For people who have suffered through the gales, heavy rains, floods, deep snows, property destruction and lost power of the nasty northeasters of the 1990s, there is little comfort in the fact that recent decades have seen fewer of these classic storms. That is because northeasters generally are more severe than they used to be.
The main reason, experts say, is a long-term shift in the predominant winter path of the North American jet stream - the high-altitude, west-to-east river of air in which counterclockwise spinning northeasters are born, from which they draw their energy and by which they are transported. The jet stream shift tends to throw large air masses together in a pattern that strengthens the storms. The northeaster that have pounded the Northeast this fall, as well as last January's blizzard, were variations on the main theme.
It is unclear whether the shift in large-scale atmospheric circulation that has brought more severe northeasters to the Middle Atlantic and New England states is a natural variation in the climate system or is related to changing global temperature patterns that accompany global warming.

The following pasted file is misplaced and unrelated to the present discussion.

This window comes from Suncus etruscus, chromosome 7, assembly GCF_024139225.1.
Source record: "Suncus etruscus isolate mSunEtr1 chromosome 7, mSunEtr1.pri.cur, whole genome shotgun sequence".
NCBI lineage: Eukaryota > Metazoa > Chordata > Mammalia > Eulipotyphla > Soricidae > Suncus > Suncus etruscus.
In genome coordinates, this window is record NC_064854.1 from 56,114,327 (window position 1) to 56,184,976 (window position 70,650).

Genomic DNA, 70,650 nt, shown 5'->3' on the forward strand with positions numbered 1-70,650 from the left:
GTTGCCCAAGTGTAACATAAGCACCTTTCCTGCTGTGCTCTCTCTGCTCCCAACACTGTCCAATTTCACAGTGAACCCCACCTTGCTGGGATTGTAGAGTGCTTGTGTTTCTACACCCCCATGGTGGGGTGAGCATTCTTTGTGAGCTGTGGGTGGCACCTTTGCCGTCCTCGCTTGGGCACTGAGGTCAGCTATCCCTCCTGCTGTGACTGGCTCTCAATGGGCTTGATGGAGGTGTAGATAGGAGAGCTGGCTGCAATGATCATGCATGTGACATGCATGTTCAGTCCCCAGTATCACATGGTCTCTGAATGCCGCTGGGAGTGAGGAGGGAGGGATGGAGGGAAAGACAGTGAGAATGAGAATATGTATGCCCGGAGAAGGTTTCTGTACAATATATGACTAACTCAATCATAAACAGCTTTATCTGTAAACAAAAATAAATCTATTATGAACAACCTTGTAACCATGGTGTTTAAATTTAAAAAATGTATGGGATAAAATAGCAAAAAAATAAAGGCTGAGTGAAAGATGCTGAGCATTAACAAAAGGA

"The outright honest answer is that we don't know" what is
behind the change, said Dr. Robert E. Davis, a climatologist at the University of Virginia.
His opinion, he said, is that the shift in circulation is from natural causes.
Other experts say that while climatic change caused by heat-trapping industrial gases like carbon dioxide might be contributing, there is virtually no way to distinguish the human influence from natural factors.
Origin of storms
Like the hurricane, the northeaster is a cyclone, meaning that its winds circulate counterclockwise around a center. But while hurricanes are born in warm tropical waters in the summer and early fall, northeasters originate as ordinary low-pressure systems in temperate latitudes in fall, winter and early spring.
The storms typically form in one of seven places: near the Bahamas or north of Cuba; over or near Florida; in the Gulf of Mexico; along the Appalachians; off Cape Hatteras, N.C.; off the Middle Atlantic coast, and far inland, around Colorado. The jet stream transports them to the heavily populated Northeast.
Northeasters also wreak their havoc differently from hurricanes. While hurricanes are more tightly wound and have more powerful sustained winds, they affect a smaller area when they hit land; a northeaster, on the other hand, can ravage almost the entire coast. And while a hurricane can punch far inland and spin off tornadoes there, a northeaster's direct physical damage is usually limited to the coast. It causes that damage mainly by sending high waves ashore over a long period, often several days.
Davis and a colleague at Virginia, Dr. Robert Dolan, have devised a scale for rating the severity of northeasters. Like the Saffir-Simpson scale for hurricanes, it classifies northeasters in five categories of intensity. The categories for northeasters are based on the combination of two factors: wave heigh and duration of the storm.